Discussion Topics

In what significant ways does Henry Adams differ from his father and grandfather?

Are Adams’s political and religious ideas more effectively presented in his fiction or in nonfiction works such as his autobiography?

Does Adams offer a convincing interpretation of Roman Catholic devotion to the Virgin Mary in Mont-Saint-Michel and Chartres?

Why is Adams so critical of his formal education? Does it seem to have benefited him more than he realized?

Characterize Adams’s attitude toward the time in which he was living.

How convincing do you find Adams’s assertion of his own “failure”?


(Masterpieces of American Literature)

Adams, Henry Brooks. The Education of Henry Adams. Edited with an introduction by Ernest Samuels. Washington, D.C.: Privately printed, 1907. Reprint. Boston: Houghton Mifflin Co., 1974. One of the most distinguished autobiographies of the twentieth century. Adams’ best-known work.

Adams, Henry Brooks. The Letters of Henry Adams. 3 vols. Edited by J. C. Levenson et al. Cambridge, Mass.: The Belknap Press of Harvard University Press, 1982. Includes bibliographical references and index. Adams’ letters are valuable in that they reveal his thoughts and reflect the times in which he lived.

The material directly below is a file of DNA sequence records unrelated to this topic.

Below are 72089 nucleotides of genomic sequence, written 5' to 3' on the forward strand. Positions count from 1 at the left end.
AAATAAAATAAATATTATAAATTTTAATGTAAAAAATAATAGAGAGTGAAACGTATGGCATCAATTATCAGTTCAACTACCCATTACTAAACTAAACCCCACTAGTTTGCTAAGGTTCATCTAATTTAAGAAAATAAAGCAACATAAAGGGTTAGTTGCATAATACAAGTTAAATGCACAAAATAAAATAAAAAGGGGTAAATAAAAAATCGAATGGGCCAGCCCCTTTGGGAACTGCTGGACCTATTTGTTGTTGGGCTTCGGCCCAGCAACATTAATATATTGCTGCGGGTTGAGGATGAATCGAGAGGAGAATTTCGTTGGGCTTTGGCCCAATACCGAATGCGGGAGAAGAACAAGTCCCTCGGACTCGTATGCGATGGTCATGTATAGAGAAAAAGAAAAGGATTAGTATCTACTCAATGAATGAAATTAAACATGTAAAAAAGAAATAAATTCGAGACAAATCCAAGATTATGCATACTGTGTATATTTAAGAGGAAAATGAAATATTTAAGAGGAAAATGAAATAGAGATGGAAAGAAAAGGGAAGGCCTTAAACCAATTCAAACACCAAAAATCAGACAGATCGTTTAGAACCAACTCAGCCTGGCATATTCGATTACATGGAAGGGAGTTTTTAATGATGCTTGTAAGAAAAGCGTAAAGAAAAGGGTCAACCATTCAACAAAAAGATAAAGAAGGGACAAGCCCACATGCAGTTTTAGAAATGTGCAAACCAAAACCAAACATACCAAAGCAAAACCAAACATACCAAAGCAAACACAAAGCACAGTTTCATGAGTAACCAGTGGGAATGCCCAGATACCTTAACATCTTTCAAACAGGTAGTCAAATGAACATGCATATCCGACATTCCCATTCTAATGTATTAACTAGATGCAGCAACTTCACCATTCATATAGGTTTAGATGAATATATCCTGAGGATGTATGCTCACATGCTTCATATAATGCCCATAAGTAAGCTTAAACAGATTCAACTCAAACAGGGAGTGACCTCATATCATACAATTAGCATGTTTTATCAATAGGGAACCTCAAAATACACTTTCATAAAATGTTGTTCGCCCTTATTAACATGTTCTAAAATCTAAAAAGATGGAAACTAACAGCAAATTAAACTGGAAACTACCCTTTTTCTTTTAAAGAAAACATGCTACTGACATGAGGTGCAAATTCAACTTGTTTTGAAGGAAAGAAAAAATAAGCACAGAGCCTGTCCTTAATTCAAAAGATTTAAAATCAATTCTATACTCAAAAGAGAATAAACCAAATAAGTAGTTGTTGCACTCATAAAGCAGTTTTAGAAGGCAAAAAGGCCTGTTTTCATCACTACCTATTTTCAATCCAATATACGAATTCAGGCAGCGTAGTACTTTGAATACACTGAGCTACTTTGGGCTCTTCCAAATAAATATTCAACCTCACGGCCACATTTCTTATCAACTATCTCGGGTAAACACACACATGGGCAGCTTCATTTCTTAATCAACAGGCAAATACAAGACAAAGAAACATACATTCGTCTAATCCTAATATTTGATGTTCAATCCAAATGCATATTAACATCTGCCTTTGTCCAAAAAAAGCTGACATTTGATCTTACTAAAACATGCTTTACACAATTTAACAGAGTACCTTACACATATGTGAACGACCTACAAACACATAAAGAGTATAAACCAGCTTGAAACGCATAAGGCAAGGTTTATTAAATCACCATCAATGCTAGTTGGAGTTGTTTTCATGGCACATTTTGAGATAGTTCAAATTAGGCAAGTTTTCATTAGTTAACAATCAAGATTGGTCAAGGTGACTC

Adams, Henry Brooks. Mont-Saint-Michel and Chartres. With an introduction by Ernest Samuels. Washington, D.C.: Privately printed, 1904. Reprint. New York: New American Library, 1961. The best starting point for a study of Adams would be the above works, especially The Education of Henry Adams, one of the greatest autobiographies of all time.

Brookhiser, Richard. America’s First Dynasty: The Adamses, 1735-1918. New York: Free Press, 2002.

Bush, Clive. Halfway to Revolution: Investigation and Crisis in the Work of Henry Adams, William James, and Gertrude Stein. New Haven, Conn.: Yale University Press, 1991. Examines Adams’s theories of history.

Byrnes, Joseph F. The Virgin of Chartres: An Intellectual and Psychological History of the Work of Henry Adams. Rutherford, N.J.: Fairleigh Dickinson University Press, 1981. Discusses Adams’ relationships with women. Concentrates mainly on Mont-Saint-Michel...

(The entire section is 705 words.)